In the meantime, Berman, Tate and Jenkins have nothing but the vaguest idea on where to begin policing the police. One place to start might be a “broken windows” standard for cops. In May, 2019 Officer Luke Tambrini physically attacked, tased and sicced a police dog on Marcus Mosely for, supposedly, urinating on the side of a road in the middle of nowhere. Video evidence proves there was zero justification for this conclusion. Yet the highest profile source we get on the incident happens to be Red State—the kind of site the WP commonly smears as fascist, white supremacist, fake news.

Eight months after Mosely was hospitalized by bites from Dante, the faithful police pooch, the local CBS affiliate tells us:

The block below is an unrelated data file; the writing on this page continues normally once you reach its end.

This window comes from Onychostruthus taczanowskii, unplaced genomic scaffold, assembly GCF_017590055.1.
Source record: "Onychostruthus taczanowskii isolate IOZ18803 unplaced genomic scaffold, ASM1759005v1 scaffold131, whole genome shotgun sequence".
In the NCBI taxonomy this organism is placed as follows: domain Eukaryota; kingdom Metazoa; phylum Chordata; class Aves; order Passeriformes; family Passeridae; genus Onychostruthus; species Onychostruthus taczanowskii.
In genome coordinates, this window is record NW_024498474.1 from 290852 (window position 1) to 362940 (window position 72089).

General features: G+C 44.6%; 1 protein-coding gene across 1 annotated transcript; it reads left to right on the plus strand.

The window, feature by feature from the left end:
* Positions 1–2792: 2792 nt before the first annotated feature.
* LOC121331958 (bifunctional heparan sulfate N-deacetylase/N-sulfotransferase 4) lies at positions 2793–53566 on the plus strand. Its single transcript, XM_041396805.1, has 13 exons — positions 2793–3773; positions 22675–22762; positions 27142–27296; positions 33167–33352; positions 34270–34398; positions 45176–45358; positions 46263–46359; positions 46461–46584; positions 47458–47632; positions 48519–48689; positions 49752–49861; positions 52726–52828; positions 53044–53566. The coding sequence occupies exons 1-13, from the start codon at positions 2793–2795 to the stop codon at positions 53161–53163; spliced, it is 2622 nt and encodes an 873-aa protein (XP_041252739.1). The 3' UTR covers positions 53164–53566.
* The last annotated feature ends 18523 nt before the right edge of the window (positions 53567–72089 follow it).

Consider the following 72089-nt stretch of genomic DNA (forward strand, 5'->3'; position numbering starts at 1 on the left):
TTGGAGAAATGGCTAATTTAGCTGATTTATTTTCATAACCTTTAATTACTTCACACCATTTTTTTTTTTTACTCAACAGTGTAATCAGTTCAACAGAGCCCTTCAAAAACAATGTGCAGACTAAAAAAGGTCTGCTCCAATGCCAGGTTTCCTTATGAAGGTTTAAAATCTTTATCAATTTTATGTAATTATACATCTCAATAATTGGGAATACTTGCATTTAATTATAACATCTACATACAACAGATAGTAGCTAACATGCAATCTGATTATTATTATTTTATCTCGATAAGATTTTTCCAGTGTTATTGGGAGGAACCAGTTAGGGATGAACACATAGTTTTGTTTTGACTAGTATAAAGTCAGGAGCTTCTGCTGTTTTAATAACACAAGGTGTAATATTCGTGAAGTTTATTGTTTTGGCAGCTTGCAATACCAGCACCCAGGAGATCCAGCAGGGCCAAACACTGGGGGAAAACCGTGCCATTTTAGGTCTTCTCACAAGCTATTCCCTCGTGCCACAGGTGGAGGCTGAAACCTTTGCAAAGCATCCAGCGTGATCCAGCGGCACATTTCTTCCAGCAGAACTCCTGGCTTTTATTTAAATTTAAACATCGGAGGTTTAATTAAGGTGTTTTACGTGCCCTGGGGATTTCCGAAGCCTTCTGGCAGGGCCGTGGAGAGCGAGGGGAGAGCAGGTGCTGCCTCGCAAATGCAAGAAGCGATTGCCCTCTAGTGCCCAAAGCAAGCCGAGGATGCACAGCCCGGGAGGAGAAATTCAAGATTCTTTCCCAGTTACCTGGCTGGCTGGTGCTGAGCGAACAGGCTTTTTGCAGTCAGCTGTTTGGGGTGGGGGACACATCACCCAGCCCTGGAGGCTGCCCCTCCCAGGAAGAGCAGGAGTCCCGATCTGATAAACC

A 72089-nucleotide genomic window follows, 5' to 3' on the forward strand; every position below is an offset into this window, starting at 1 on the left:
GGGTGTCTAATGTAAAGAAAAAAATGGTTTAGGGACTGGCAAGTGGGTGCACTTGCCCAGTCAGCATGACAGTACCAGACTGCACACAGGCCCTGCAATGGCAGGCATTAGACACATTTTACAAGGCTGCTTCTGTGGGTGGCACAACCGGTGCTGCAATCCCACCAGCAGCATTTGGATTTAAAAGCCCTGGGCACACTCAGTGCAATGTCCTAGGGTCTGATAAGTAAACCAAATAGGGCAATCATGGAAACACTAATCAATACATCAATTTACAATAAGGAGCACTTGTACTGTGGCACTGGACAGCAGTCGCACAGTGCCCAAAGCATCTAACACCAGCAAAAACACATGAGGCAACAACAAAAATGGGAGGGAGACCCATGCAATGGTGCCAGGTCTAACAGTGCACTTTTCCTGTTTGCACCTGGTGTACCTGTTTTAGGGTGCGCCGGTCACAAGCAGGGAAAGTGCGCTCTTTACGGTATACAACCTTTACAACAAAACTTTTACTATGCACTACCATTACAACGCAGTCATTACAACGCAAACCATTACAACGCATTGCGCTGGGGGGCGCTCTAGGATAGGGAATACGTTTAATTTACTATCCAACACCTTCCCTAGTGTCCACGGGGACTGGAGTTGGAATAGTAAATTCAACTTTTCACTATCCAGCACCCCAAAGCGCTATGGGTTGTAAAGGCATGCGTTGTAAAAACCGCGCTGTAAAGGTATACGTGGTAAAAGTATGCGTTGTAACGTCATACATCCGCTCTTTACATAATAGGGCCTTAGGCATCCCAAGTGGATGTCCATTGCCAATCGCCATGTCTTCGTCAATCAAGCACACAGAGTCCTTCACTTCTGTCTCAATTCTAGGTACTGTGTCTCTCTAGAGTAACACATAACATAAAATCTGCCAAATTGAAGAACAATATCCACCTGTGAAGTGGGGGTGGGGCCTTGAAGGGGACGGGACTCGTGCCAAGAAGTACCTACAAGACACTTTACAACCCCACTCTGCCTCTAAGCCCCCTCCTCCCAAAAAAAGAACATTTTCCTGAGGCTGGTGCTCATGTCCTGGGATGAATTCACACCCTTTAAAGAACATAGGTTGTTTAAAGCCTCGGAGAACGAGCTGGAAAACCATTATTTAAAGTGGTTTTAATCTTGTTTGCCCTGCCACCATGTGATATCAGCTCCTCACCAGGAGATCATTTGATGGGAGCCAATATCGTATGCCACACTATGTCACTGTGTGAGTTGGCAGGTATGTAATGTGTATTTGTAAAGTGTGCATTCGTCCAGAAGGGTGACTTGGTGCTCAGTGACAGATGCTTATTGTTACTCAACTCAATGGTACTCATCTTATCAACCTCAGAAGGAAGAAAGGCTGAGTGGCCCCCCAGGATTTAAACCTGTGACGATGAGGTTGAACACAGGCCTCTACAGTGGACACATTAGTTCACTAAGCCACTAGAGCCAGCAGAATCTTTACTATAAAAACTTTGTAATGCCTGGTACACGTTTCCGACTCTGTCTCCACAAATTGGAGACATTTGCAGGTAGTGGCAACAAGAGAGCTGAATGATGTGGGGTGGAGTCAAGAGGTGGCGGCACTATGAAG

“For almost six years, Dante has worked to keep the Lynwood community safe. Now, that community has rallied around him in his recovery.”

There is inadequate emphasis on the fact that the dog was injured playing catch with Tambrini, who is also quoted:

“No one ever asked him to sign up for this, and he does it, and he loves it.”

There’s little doubt that some dogs love biting people but a great deal about their capacity to distinguish dangerous felons from industrious handymen.

What kind of prioritizing leaves a writer with more sympathy for a white kid who feels entitled to take a car with a knife over a blue collar black man between business engagements so cravenly attacked? CBSN Chicago is cluelessly happy to idolize Dante and Tambrini with no recognition of their criminal record.